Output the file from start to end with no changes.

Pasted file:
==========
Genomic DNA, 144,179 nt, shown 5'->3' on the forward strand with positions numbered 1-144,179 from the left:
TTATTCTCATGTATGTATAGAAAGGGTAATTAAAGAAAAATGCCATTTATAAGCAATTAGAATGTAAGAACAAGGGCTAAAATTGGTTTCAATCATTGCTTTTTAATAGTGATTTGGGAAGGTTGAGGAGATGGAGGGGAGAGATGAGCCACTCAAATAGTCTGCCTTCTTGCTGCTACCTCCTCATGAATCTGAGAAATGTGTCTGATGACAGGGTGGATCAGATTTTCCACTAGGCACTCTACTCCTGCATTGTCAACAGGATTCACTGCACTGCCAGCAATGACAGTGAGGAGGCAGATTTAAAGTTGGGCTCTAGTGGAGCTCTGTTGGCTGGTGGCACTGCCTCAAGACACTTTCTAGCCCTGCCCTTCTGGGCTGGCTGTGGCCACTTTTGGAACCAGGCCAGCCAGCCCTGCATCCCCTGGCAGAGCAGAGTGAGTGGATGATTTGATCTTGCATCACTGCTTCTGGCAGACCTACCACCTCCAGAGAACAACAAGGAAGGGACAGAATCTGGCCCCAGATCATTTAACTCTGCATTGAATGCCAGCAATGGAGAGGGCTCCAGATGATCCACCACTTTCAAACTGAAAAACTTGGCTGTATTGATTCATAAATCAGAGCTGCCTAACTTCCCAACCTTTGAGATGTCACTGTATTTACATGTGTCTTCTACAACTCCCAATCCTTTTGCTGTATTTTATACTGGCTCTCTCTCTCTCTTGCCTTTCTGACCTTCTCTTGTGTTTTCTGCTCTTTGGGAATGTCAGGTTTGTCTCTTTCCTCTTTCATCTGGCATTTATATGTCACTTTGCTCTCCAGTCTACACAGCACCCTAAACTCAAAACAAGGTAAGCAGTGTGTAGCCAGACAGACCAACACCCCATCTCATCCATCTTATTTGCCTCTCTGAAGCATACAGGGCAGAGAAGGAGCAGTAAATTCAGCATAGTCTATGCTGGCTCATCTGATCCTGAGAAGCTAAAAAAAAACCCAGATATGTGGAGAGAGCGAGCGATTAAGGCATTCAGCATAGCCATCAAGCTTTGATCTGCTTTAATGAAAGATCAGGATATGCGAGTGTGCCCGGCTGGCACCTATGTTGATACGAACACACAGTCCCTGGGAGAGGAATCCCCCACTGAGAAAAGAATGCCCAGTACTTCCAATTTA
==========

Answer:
Genomic DNA, 144,179 nt, shown 5'->3' on the forward strand with positions numbered 1-144,179 from the left:
TTATTCTCATGTATGTATAGAAAGGGTAATTAAAGAAAAATGCCATTTATAAGCAATTAGAATGTAAGAACAAGGGCTAAAATTGGTTTCAATCATTGCTTTTTAATAGTGATTTGGGAAGGTTGAGGAGATGGAGGGGAGAGATGAGCCACTCAAATAGTCTGCCTTCTTGCTGCTACCTCCTCATGAATCTGAGAAATGTGTCTGATGACAGGGTGGATCAGATTTTCCACTAGGCACTCTACTCCTGCATTGTCAACAGGATTCACTGCACTGCCAGCAATGACAGTGAGGAGGCAGATTTAAAGTTGGGCTCTAGTGGAGCTCTGTTGGCTGGTGGCACTGCCTCAAGACACTTTCTAGCCCTGCCCTTCTGGGCTGGCTGTGGCCACTTTTGGAACCAGGCCAGCCAGCCCTGCATCCCCTGGCAGAGCAGAGTGAGTGGATGATTTGATCTTGCATCACTGCTTCTGGCAGACCTACCACCTCCAGAGAACAACAAGGAAGGGACAGAATCTGGCCCCAGATCATTTAACTCTGCATTGAATGCCAGCAATGGAGAGGGCTCCAGATGATCCACCACTTTCAAACTGAAAAACTTGGCTGTATTGATTCATAAATCAGAGCTGCCTAACTTCCCAACCTTTGAGATGTCACTGTATTTACATGTGTCTTCTACAACTCCCAATCCTTTTGCTGTATTTTATACTGGCTCTCTCTCTCTCTTGCCTTTCTGACCTTCTCTTGTGTTTTCTGCTCTTTGGGAATGTCAGGTTTGTCTCTTTCCTCTTTCATCTGGCATTTATATGTCACTTTGCTCTCCAGTCTACACAGCACCCTAAACTCAAAACAAGGTAAGCAGTGTGTAGCCAGACAGACCAACACCCCATCTCATCCATCTTATTTGCCTCTCTGAAGCATACAGGGCAGAGAAGGAGCAGTAAATTCAGCATAGTCTATGCTGGCTCATCTGATCCTGAGAAGCTAAAAAAAAACCCAGATATGTGGAGAGAGCGAGCGATTAAGGCATTCAGCATAGCCATCAAGCTTTGATCTGCTTTAATGAAAGATCAGGATATGCGAGTGTGCCCGGCTGGCACCTATGTTGATACGAACACACAGTCCCTGGGAGAGGAATCCCCCACTGAGAAAAGAATGCCCAGTACTTCCAATTTA